While most of the 18–35-year-olds surveyed for Pennay’s study, published in Biomedcentral, listed trouble sleeping as the main negative from energy drinks, she said potential symptoms of overstimulation include “severe hangovers, aggression, violence, heart palpitations, blackouts, vomiting and tremors”. Combining the drinks with alcohol, as is increasingly popular as a way of keeping alert on a big night out, magnifies these risks.

Vitamin D No Cold Protection

Vitamin D pills do not protect against colds, according to a study published in the Journal of the American Medical Association.

Evidence for the beneficial effects of Vitamin D is mounting in many areas (AS, October 2012, p.13), and supplements are increasingly popular as protection against the common cold. However, an 18-month study of 300 residents of Canterbury found those given a placebo rather than a vitamin D pill were no more likely to get sick, and did not suffer more serious colds when they did.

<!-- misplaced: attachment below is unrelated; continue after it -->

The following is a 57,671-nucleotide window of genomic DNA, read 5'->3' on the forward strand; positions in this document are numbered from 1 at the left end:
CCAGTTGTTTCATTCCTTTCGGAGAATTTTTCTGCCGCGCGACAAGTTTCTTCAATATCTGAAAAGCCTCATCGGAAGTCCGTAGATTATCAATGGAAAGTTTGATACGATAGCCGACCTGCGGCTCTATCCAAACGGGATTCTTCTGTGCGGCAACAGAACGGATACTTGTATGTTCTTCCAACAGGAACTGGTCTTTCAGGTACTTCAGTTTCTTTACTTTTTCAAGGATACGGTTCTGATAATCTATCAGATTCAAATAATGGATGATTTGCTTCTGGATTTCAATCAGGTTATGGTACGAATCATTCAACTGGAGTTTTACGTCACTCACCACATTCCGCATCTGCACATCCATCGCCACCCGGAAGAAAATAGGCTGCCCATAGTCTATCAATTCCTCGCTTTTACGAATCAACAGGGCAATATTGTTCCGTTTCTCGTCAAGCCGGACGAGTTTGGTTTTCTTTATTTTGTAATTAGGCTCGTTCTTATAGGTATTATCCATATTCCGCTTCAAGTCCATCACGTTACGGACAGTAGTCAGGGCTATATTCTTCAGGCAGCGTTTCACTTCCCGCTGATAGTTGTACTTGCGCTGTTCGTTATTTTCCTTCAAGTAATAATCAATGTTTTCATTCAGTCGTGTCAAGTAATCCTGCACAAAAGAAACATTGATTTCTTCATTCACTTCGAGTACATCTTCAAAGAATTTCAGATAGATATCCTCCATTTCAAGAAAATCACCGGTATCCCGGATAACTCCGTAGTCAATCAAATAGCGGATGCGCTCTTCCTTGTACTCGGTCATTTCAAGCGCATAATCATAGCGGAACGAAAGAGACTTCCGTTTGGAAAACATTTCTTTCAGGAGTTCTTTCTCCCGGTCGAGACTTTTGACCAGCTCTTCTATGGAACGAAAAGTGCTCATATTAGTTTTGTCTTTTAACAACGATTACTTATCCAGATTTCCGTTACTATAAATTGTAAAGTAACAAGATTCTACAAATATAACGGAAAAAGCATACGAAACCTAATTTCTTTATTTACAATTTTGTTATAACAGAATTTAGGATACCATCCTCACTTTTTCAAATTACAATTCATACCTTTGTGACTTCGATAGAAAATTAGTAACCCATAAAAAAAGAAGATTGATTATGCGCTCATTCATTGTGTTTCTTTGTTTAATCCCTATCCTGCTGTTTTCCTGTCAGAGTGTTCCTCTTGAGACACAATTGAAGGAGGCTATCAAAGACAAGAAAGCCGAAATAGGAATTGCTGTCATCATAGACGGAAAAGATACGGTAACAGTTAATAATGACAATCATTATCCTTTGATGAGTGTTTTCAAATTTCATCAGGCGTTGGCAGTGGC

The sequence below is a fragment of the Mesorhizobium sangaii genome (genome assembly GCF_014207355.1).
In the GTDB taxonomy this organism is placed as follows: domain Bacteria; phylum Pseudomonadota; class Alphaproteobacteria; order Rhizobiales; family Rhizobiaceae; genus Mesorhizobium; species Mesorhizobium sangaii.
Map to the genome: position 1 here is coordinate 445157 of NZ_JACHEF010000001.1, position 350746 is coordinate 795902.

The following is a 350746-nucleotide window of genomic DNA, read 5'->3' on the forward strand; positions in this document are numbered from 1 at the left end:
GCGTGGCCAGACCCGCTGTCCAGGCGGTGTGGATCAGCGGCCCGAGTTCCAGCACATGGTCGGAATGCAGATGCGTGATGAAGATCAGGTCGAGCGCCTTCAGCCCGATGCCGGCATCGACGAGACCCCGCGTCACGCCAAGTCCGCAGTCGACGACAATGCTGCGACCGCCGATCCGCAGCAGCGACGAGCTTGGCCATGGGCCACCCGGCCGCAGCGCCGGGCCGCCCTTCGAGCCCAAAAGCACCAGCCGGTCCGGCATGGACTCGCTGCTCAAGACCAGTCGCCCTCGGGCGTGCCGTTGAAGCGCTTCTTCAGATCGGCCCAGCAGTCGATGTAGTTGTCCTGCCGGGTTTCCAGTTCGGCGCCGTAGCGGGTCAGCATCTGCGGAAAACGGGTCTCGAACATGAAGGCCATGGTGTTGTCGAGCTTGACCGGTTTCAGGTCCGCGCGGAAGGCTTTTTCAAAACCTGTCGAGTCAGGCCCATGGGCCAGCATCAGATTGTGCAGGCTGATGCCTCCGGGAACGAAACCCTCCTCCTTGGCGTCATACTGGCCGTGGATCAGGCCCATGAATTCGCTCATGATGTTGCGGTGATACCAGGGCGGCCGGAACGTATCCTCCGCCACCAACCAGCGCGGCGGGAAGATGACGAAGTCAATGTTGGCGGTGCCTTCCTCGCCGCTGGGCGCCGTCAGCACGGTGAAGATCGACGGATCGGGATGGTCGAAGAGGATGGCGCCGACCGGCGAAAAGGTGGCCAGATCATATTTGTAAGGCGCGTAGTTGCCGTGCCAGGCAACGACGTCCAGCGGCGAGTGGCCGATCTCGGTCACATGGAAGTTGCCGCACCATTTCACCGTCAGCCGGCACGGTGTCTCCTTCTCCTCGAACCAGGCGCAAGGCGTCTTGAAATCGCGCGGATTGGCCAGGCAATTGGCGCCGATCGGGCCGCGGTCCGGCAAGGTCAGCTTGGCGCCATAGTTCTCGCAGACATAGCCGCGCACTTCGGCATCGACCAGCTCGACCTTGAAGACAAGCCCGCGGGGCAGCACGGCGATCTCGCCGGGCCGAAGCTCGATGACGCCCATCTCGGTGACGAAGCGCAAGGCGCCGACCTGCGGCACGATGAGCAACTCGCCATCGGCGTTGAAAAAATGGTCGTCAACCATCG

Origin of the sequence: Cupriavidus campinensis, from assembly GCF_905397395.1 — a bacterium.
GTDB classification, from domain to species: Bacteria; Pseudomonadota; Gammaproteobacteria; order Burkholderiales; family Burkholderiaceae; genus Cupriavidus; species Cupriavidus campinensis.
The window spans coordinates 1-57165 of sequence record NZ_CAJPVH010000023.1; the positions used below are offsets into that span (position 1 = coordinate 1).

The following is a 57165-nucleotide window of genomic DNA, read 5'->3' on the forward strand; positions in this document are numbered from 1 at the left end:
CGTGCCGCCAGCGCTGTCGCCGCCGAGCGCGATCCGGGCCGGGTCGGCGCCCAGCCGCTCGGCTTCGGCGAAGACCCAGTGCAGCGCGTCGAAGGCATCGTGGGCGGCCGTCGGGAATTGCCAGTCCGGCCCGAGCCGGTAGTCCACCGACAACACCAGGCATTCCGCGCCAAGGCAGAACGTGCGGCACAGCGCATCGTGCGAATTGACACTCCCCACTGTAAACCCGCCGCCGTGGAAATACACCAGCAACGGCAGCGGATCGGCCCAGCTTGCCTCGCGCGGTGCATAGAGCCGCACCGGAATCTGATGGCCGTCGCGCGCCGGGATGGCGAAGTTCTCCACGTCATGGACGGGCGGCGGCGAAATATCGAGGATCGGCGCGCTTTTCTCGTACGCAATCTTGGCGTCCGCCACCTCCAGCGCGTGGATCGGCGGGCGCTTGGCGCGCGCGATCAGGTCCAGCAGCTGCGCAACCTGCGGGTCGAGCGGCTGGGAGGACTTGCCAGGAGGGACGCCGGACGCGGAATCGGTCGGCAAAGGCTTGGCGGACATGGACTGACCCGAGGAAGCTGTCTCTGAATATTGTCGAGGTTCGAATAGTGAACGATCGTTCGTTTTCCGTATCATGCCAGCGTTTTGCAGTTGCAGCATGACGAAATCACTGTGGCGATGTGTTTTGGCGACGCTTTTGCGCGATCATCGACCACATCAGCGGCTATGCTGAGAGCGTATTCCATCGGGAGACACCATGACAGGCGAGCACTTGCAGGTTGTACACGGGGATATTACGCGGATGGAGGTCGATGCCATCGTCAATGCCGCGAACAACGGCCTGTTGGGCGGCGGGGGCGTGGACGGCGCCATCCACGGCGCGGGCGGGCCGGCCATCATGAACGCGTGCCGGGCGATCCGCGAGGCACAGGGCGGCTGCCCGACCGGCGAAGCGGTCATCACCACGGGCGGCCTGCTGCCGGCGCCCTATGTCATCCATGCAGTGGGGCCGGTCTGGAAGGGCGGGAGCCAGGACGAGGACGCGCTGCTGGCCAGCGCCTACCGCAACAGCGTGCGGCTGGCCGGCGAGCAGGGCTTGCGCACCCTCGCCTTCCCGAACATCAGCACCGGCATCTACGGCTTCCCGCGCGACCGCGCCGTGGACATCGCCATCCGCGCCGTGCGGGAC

Prof David Murdoch of the University of Canterbury cautioned: “It is important to note that very few people in our study had extremely low levels of vitamin D at the beginning. So, our findings may not apply to these people and to children, who should now be the focus of further research.’’

Electrode Sheets Analyse Stomach

The University of Auckland has used sheets of hundreds of electrodes to track electrical patterns in the stomach during surgery for gastroparesis, and developed a software program to process the patterns produced.